The over-the-counter rate is always less favourable than the interbank market rate.
The spread between the ask price and the ask price is the profit margin for commercial banks (transaction cost) and is generally higher for the rarer currencies.
As a result of arbitrage, the direct exchange rates are equivalent to the product of the cross-exchange rates (example: CHF/USD = CHF/EUR ∙ EUR/USD).
Forward transactions are used by economic agents to hedge against the risk of unexpected exchange rate fluctuations. Example of KO players p. 361: a player sold in France for 100 euros and paid 9,000 yen to the Japanese supplier. Compare the gain per player sold in the case of i. immediate payment at the spot exchange rate YEN/EUR = 95.25, ii. future payment at a future spot exchange rate YEN/EUR = 86.95 (yen appreciation), iii. future payment covered by a yen purchase at the forward rate (YEN/EUR) = 93.46].
Spot and forward exchange rates[edit | edit source]
Spot and forward exchange rates are closely related (especially as the term approaches).
Forward Contracts and options[edit | edit source]
Currency forwards, futures and options are derivatives, which have grown considerably since the 1970s.
The forward purchase of a currency on the futures market is binding. Once the terms of the contract (amount, maturity) have been agreed, there is no going back even if expectations change. See example on the next page.
In the case of currency forwards (futures), the promise to deliver a given amount of a currency at an agreed term is purchased, and this promise can be resold (realizing a gain or loss in the futures market) at any time. More flexible than the forward, even if the terms of the futures contracts are standardized (= not possible to negotiate the amounts or maturity as in the case of forwards).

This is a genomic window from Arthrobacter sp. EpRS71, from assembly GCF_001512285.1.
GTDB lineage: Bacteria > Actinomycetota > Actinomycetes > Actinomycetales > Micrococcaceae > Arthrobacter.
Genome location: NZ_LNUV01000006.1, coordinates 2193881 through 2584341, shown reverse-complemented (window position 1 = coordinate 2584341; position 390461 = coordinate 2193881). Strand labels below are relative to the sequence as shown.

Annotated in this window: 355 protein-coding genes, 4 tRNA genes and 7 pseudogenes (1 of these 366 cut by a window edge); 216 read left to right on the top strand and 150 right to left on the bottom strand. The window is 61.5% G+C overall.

Example of forward contracts:
- The Chinese currency (remninbi or Chinese Yuan, CNY) is still non-convertible, i.e. it can only circulate within China and non-residents cannot hold accounts in CNY. How does a US exporting company (which fears a depreciation of the yuan) go about eliminating the exchange rate risk on the 10m of CNY (at a spot rate of 6 CNY/USD) that it will receive in 3 months, knowing that, being the non-convertible currency, it is not possible to use the futures market?
- Solution: the US company enters into a forward contract which consists in paying or receiving the difference, in dollars, compared to the agreed rate (e.g. stability at 6 CNY/USD). For example, if the yuan appreciates to , it will pay m of USD to the People's Bank of China, and, vice versa, it will receive 0.13m of USD from the Chinese central bank if the yuan depreciates to 6.5 CNY/USD → paris.
Typical case where the financial market develops a new instrument to circumvent a (probably transitory) difficulty → creation of a CNY vs. USD forwards market.